09 November 2010

Acknowledging Hugh MacLennan

Hugh MacLennan died twenty years ago today. I never met the man, though I did once nod reverently as we passed each other in an otherwise deserted university hallway. He smiled. I should have stopped. I've since learned not to let such opportunities slip by.

Another regret: I've never seen the screen adaptation of MacLennan's Two Solitudes. When offered the opportunity I chose Superman: The Movie. Christopher Reeve as the Man of Steel beat Stacy Keach's Huntly McQueen. This happened back in 1978 when I was still a young pup – shouldn't I be given a second chance? As far as I can tell, Two Solitudes never made it to Beta or VHS or LaserDisc or DVD. YouTube doesn't have so much as the trailer.

Is it any good? All I have to go on is the poster, a publicity photo, Macmillan's movie edition and a handful of contemporary reviews. It seems no one was particularly crazy about the film... "letdown" is the most accurate one-word summation, though Jay Scott provided a particularly detailed and damning review for the 30 September 1978 Globe and Mail:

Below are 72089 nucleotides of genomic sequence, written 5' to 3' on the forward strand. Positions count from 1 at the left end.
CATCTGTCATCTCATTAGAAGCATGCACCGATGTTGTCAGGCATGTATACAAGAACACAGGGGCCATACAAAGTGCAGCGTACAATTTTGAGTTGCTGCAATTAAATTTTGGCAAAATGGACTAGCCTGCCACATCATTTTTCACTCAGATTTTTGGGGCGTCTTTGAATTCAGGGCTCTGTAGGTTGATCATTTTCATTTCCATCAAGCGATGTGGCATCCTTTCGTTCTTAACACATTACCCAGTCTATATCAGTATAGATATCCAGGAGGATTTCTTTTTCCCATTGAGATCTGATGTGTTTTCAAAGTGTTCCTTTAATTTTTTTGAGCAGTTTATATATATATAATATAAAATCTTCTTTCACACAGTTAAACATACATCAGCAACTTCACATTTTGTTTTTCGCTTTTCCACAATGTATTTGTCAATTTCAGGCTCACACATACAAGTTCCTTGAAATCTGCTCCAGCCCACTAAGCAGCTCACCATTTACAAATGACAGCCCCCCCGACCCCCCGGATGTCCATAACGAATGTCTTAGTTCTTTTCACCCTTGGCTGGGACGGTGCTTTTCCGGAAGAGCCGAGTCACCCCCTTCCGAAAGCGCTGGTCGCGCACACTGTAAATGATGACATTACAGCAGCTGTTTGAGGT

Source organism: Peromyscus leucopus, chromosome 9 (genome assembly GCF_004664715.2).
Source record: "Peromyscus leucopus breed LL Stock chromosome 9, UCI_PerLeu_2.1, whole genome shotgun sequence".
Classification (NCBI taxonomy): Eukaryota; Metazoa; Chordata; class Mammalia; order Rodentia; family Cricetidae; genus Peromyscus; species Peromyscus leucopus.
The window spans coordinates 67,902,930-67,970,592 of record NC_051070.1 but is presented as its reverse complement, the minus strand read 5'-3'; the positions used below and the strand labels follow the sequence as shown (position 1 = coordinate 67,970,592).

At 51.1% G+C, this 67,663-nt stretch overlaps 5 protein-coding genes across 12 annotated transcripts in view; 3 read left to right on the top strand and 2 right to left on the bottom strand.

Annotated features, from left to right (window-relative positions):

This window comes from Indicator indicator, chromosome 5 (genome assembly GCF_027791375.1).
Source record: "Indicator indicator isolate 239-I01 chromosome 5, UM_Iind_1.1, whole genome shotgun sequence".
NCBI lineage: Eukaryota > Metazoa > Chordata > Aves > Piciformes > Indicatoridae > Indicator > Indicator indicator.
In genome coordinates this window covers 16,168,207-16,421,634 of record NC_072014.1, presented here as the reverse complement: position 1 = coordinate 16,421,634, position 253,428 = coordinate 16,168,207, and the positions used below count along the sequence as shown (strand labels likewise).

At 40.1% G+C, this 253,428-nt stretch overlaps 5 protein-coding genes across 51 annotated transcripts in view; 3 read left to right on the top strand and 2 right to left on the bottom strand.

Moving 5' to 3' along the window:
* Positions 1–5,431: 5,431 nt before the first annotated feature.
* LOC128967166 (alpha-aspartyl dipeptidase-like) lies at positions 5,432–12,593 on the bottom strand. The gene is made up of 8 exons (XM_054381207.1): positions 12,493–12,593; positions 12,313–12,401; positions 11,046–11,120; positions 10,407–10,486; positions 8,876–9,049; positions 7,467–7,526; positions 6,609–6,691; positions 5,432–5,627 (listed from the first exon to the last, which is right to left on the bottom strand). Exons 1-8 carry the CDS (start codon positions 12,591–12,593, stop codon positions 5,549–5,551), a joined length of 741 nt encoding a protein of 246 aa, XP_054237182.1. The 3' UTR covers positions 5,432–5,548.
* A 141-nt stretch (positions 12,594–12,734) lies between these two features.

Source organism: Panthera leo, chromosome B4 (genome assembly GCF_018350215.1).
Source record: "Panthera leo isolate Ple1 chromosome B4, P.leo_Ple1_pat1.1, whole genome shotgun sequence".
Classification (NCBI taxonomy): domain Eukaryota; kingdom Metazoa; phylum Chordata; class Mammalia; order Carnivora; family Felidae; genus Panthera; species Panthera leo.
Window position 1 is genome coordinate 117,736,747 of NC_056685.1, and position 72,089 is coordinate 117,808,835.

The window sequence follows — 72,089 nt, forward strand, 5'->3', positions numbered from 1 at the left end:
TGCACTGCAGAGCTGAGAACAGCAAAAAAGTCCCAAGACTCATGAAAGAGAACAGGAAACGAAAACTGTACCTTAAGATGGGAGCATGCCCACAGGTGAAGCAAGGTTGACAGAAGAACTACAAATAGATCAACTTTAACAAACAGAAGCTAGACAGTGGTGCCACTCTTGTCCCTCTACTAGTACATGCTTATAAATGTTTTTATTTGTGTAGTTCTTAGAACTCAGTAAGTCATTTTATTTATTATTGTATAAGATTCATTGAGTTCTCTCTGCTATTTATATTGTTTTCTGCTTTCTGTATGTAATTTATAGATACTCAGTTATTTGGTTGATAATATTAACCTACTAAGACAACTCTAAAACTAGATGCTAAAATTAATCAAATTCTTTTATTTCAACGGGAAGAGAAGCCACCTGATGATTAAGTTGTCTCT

Stylistically, Two Solitudes is pure Hollywood, Old Hollywood. It is not enough that we make exploitation films for the Americans: now we are copying their ponderous historical dramatizations, employing composer Maurice Jarre, the once-favored treacly symphonizer of those lumpen ethics. It is a characteristically Canadian irony that the dramatizations being Xeroxed no longer exist in their original form. Two Solitudes does not resemble any contemporary American film of quality as much as it resembles made-for-TV novels like Washington: Behind Closed Doors and Rich Man, Poor Man; it's a passionless political soap opera.
A few months later, Scott named Two Solitudes as one of ten worst films of 1978, while pointing to Superman was one the ten best.

Wonder if I'd agree.

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